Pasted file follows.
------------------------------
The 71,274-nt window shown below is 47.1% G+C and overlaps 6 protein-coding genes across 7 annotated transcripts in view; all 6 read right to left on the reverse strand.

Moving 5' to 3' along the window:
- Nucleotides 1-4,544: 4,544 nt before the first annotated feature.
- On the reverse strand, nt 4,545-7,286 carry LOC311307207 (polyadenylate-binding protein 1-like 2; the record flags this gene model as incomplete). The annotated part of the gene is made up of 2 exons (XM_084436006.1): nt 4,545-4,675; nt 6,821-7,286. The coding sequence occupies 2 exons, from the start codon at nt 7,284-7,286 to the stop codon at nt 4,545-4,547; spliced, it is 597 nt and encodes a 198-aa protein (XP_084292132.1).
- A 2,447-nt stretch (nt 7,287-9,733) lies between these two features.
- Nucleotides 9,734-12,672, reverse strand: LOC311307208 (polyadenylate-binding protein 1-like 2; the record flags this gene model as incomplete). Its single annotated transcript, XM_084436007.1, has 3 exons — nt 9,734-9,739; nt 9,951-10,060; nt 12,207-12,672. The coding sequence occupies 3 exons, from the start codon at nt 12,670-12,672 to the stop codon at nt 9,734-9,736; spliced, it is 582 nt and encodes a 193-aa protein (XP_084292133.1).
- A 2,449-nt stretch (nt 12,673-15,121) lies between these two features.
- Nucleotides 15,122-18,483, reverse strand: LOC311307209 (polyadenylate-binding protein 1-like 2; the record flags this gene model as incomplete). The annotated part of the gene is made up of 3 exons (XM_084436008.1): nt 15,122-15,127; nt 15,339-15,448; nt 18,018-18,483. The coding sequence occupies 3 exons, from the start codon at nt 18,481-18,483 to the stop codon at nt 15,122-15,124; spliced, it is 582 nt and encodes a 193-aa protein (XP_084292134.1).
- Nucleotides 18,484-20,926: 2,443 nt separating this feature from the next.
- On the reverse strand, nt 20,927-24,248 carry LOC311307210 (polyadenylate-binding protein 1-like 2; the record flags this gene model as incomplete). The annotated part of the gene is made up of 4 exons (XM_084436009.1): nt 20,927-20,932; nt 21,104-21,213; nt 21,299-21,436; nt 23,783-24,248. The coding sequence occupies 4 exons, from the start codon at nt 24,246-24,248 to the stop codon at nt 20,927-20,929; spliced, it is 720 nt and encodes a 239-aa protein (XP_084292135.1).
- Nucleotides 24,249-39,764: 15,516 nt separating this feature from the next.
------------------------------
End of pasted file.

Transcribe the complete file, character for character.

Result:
The 71,274-nt window shown below is 47.1% G+C and overlaps 6 protein-coding genes across 7 annotated transcripts in view; all 6 read right to left on the reverse strand.

Moving 5' to 3' along the window:
- Nucleotides 1-4,544: 4,544 nt before the first annotated feature.
- On the reverse strand, nt 4,545-7,286 carry LOC311307207 (polyadenylate-binding protein 1-like 2; the record flags this gene model as incomplete). The annotated part of the gene is made up of 2 exons (XM_084436006.1): nt 4,545-4,675; nt 6,821-7,286. The coding sequence occupies 2 exons, from the start codon at nt 7,284-7,286 to the stop codon at nt 4,545-4,547; spliced, it is 597 nt and encodes a 198-aa protein (XP_084292132.1).
- A 2,447-nt stretch (nt 7,287-9,733) lies between these two features.
- Nucleotides 9,734-12,672, reverse strand: LOC311307208 (polyadenylate-binding protein 1-like 2; the record flags this gene model as incomplete). Its single annotated transcript, XM_084436007.1, has 3 exons — nt 9,734-9,739; nt 9,951-10,060; nt 12,207-12,672. The coding sequence occupies 3 exons, from the start codon at nt 12,670-12,672 to the stop codon at nt 9,734-9,736; spliced, it is 582 nt and encodes a 193-aa protein (XP_084292133.1).
- A 2,449-nt stretch (nt 12,673-15,121) lies between these two features.
- Nucleotides 15,122-18,483, reverse strand: LOC311307209 (polyadenylate-binding protein 1-like 2; the record flags this gene model as incomplete). The annotated part of the gene is made up of 3 exons (XM_084436008.1): nt 15,122-15,127; nt 15,339-15,448; nt 18,018-18,483. The coding sequence occupies 3 exons, from the start codon at nt 18,481-18,483 to the stop codon at nt 15,122-15,124; spliced, it is 582 nt and encodes a 193-aa protein (XP_084292134.1).
- Nucleotides 18,484-20,926: 2,443 nt separating this feature from the next.
- On the reverse strand, nt 20,927-24,248 carry LOC311307210 (polyadenylate-binding protein 1-like 2; the record flags this gene model as incomplete). The annotated part of the gene is made up of 4 exons (XM_084436009.1): nt 20,927-20,932; nt 21,104-21,213; nt 21,299-21,436; nt 23,783-24,248. The coding sequence occupies 4 exons, from the start codon at nt 24,246-24,248 to the stop codon at nt 20,927-20,929; spliced, it is 720 nt and encodes a 239-aa protein (XP_084292135.1).
- Nucleotides 24,249-39,764: 15,516 nt separating this feature from the next.